Poor work ability may predict faster deterioration of health

Jan 31, 2011

Poor work ability in midlife may be associated with an accelerated deterioration of health and functioning in old age, states a study published in CMAJ (Canadian Medical Association Journal).

In a 28-year follow-up population-based study, Finnish researchers studied middle-aged white-collar and blue-collar employees to see if a person's work ability in midlife might predict their risk of death or disability.

In 1981, a total of 5971 employees aged 44-58 reported on their perceived work ability as part of a hosted by the Finnish Institute of Occupational . By 2009, altogether 1918 persons had died and the ability to perform daily activities was assessed among 2879 respondents.

"We found that work ability in midlife predicted decline in health and functioning among men and women during the 28-year follow-up even after adjustments for health and ," writes Dr. Mikaela von Bonsdorff, Gerontology Research Centre, University of Jyväskylä, Finland with coauthors. "The risks showed similar gradients among blue- and white-collar employees, but the risk of death was generally higher among blue-collar employees."

The authors conclude that, "perceived work ability in midlife correlates with mortality among blue-collar and white-collar employees, and work ability in midlife predicts disability in old age. It is plausible that a person's capacity to perform activities in relation to the demands posed by their age-appropriate role in society tracks through decades. The current work ability of middle-aged could therefore be considered as an early predictor of functioning in old age."

Explore further: Is UK shale gas extraction posing a risk to public health?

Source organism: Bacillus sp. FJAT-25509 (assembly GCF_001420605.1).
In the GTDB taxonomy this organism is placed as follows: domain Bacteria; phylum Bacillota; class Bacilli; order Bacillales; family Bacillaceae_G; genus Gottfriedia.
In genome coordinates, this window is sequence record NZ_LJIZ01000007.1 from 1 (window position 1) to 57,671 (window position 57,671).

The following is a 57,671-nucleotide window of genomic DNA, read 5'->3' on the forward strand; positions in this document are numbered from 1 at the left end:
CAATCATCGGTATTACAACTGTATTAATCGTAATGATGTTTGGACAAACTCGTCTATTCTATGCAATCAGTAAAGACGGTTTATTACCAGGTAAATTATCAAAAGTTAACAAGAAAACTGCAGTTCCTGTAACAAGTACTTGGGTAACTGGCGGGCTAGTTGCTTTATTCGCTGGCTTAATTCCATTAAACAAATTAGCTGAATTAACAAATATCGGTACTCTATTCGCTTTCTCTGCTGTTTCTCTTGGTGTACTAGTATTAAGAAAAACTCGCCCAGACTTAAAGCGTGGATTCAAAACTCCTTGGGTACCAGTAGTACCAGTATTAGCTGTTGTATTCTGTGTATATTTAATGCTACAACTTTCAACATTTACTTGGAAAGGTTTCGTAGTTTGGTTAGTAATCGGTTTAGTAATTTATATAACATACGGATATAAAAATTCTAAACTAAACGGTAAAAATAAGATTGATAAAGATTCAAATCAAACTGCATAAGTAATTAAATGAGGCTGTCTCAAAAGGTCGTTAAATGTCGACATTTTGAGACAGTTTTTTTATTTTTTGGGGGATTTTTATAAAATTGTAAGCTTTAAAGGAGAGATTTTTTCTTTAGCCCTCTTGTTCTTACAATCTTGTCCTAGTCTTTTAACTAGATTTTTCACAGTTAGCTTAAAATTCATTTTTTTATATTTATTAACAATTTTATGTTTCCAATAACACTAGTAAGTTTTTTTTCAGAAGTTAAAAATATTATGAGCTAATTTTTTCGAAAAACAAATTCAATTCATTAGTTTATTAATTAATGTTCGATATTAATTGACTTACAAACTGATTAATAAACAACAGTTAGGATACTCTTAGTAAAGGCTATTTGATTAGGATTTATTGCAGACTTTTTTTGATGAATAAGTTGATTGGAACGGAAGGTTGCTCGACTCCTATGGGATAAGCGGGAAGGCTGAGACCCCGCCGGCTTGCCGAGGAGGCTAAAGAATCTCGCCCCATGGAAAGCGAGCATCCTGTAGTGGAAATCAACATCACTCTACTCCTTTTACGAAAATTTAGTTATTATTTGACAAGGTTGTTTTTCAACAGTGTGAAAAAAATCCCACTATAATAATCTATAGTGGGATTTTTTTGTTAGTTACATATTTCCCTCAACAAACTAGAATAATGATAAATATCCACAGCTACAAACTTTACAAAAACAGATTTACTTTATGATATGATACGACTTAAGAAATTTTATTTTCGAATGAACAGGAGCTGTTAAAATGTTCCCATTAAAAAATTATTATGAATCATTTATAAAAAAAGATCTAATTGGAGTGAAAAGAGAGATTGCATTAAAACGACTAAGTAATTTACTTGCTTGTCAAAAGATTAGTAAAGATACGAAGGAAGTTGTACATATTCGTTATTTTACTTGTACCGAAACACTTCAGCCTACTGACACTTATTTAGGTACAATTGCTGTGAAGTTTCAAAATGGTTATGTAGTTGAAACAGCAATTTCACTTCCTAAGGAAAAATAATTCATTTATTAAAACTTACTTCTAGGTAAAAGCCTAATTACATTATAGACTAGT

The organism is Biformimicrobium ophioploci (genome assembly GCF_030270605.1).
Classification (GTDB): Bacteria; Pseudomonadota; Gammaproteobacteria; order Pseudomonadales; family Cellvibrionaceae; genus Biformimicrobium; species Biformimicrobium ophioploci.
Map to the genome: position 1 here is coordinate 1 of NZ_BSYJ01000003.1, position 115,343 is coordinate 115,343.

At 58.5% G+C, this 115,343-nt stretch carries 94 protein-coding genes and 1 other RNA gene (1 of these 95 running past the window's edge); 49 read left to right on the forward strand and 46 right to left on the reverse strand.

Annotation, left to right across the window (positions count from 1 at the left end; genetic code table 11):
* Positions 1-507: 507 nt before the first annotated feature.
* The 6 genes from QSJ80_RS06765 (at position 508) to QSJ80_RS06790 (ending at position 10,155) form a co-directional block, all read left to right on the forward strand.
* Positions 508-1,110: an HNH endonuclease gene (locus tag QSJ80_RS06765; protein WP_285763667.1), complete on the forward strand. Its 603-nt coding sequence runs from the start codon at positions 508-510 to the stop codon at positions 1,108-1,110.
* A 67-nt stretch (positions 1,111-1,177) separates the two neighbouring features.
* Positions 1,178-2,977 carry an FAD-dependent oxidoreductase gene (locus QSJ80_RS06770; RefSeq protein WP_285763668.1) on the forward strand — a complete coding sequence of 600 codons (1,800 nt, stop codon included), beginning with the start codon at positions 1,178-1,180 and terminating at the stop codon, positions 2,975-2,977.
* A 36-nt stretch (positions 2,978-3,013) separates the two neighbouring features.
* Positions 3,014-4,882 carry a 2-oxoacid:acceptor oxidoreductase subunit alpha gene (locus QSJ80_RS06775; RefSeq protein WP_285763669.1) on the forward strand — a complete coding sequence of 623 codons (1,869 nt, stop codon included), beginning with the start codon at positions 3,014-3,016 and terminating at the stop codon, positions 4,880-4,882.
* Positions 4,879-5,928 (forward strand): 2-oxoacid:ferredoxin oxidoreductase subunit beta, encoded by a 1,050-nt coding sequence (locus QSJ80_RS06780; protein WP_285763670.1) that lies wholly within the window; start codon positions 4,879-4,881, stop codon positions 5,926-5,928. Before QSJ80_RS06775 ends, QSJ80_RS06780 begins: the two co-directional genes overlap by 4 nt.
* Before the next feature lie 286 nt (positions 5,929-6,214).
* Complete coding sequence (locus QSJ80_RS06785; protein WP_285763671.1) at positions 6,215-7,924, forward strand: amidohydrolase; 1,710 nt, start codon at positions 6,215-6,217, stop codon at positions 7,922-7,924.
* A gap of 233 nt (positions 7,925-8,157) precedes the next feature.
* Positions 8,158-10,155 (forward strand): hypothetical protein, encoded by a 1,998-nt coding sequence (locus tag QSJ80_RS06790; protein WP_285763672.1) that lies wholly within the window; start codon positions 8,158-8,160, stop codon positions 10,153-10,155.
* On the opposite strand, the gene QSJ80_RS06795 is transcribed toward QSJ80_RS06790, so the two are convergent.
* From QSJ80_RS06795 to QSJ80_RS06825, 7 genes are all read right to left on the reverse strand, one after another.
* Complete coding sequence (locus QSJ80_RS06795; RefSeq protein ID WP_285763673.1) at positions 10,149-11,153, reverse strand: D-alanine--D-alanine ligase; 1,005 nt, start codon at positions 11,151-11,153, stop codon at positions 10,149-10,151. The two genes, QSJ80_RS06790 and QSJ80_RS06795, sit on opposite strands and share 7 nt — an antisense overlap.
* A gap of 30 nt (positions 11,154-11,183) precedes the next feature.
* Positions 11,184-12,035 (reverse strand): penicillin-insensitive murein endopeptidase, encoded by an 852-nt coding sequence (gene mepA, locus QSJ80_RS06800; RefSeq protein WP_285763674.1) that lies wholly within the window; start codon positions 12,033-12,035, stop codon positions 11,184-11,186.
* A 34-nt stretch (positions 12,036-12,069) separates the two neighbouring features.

add to favorites email to friend print save as pdf

Related Stories

Workers Get Paid More When They Work For Powerful CEOs

May 19, 2006

For workers at publicly held companies, it literally pays to have a very powerful boss. A new study found that entrenched CEOs – those who have more control rights in their company than all other shareholders combined -- ...

Overtime work is bad for the heart

May 11, 2010

Working overtime is bad for the heart according to results from a long-running study following more than 10,000 civil servants in London (UK): the Whitehall II study.

Recommended for you

Obama: 8 million signed up for health care (Update)

8 hours ago

President Barack Obama said Thursday 8 million Americans have signed up for health care through new insurance exchanges, besting expectations and offering new hope to Democrats who are defending the law ahead ...

User comments : 0

More news stories

Chronic inflammation linked to 'high-grade' prostate cancer

Men who show signs of chronic inflammation in non-cancerous prostate tissue may have nearly twice the risk of actually having prostate cancer than those with no inflammation, according to results of a new study led by researchers ...

Turning off depression in the brain

Scientists have traced vulnerability to depression-like behaviors in mice to out-of-balance electrical activity inside neurons of the brain's reward circuit and experimentally reversed it – but there's ...

Better thermal-imaging lens from waste sulfur

Sulfur left over from refining fossil fuels can be transformed into cheap, lightweight, plastic lenses for infrared devices, including night-vision goggles, a University of Arizona-led international team ...

Hackathon team's GoogolPlex gives Siri extra powers

(Phys.org) —Four freshmen at the University of Pennsylvania have taken Apple's personal assistant Siri to behave as a graduate-level executive assistant which, when asked, is capable of adjusting the temperature ...